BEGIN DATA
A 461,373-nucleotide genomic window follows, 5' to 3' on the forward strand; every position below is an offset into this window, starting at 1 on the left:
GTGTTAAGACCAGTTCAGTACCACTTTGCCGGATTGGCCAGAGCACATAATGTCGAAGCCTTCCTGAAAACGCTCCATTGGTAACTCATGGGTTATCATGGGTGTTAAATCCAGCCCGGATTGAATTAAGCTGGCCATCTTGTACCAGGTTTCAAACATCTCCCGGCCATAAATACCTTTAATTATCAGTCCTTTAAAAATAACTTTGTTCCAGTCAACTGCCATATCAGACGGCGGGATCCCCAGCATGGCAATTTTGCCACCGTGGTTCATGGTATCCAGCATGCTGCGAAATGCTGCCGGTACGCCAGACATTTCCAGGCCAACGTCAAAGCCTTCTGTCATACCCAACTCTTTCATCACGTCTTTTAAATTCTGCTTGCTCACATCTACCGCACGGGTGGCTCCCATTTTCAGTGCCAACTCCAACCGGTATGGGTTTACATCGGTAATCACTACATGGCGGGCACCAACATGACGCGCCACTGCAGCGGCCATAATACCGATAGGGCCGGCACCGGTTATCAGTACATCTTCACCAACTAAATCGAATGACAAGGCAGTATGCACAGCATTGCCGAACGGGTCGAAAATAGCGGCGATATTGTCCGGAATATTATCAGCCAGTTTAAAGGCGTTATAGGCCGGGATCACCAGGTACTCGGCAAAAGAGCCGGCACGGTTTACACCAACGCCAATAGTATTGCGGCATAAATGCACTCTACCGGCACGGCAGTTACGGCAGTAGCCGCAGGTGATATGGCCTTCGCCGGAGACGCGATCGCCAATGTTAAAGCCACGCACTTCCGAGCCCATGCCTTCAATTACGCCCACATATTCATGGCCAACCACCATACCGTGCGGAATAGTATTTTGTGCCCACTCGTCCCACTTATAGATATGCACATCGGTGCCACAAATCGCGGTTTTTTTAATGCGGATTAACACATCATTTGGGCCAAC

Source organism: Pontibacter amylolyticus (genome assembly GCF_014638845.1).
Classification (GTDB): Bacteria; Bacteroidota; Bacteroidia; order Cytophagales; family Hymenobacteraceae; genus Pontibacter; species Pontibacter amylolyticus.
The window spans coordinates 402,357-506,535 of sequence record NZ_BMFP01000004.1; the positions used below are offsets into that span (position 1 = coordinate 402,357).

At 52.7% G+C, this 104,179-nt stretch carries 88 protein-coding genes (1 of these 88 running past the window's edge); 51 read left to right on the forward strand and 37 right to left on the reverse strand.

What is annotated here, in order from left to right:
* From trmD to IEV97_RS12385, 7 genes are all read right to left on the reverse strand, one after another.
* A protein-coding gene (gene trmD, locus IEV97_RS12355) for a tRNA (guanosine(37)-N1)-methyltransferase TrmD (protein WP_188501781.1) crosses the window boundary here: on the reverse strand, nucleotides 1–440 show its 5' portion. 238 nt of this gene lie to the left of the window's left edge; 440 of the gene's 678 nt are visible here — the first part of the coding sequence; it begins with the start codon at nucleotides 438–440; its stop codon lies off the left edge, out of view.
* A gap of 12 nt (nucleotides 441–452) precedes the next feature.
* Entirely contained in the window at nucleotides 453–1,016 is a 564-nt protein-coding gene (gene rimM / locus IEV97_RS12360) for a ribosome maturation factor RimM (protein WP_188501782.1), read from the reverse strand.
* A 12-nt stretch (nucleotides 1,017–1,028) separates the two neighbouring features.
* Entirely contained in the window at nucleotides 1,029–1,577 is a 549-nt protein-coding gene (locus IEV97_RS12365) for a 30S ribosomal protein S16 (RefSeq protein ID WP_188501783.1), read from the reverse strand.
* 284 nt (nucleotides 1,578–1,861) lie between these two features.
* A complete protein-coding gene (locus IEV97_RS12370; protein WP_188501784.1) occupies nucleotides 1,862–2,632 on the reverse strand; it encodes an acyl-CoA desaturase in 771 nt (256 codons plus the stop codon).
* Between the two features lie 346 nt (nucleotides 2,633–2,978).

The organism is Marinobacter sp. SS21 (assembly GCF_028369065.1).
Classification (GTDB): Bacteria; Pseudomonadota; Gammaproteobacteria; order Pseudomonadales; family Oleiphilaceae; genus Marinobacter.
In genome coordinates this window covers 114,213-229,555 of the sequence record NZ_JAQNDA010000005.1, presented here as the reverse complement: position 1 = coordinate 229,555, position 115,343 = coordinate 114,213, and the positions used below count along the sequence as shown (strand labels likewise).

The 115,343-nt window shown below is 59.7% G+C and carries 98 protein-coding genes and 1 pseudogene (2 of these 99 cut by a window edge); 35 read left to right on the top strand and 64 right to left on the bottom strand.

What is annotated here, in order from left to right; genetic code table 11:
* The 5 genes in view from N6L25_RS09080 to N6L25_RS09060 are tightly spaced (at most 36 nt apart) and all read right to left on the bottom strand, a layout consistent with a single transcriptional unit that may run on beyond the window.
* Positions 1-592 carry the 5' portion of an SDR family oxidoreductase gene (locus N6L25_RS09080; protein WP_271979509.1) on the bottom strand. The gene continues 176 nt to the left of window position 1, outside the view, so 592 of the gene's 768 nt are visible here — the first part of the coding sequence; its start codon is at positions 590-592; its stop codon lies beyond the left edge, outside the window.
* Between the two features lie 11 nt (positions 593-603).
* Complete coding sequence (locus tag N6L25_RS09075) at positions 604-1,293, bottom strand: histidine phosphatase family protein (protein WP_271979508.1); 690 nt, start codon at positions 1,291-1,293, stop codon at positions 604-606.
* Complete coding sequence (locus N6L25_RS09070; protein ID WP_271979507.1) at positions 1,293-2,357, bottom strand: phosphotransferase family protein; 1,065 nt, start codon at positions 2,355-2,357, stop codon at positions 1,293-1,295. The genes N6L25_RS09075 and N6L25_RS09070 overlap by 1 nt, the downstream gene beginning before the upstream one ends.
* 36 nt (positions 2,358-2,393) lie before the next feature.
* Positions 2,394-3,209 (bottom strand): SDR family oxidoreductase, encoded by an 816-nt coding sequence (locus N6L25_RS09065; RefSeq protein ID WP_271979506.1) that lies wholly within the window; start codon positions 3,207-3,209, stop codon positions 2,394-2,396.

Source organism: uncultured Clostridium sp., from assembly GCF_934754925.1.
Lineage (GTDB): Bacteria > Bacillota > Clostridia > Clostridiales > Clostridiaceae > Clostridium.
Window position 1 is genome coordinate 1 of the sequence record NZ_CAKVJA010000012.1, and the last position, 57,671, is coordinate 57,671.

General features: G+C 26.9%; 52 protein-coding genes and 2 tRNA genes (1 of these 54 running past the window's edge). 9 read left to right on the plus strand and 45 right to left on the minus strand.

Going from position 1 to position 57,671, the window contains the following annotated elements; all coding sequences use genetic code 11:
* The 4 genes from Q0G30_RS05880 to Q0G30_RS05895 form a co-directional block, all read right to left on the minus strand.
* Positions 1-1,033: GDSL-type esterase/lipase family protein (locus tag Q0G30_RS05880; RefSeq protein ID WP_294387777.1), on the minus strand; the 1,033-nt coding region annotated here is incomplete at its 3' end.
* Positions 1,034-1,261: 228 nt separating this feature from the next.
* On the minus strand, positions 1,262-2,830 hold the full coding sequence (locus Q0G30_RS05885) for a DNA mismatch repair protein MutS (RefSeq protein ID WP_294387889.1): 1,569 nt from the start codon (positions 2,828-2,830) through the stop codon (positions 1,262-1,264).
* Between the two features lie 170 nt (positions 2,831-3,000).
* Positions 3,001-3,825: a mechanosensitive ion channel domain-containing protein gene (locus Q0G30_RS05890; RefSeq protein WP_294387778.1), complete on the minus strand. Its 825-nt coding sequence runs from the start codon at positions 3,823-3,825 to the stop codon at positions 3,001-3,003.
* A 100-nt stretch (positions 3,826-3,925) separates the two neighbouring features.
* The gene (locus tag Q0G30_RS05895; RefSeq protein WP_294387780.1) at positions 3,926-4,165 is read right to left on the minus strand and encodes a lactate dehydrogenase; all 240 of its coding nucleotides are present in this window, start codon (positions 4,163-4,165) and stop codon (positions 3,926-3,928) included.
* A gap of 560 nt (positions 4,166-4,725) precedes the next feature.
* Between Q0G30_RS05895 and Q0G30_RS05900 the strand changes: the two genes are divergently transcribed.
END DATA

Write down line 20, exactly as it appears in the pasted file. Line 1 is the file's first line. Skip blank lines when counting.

The 115,343-nt window shown below is 59.7% G+C and carries 98 protein-coding genes and 1 pseudogene (2 of these 99 cut by a window edge); 35 read left to right on the top strand and 64 right to left on the bottom strand.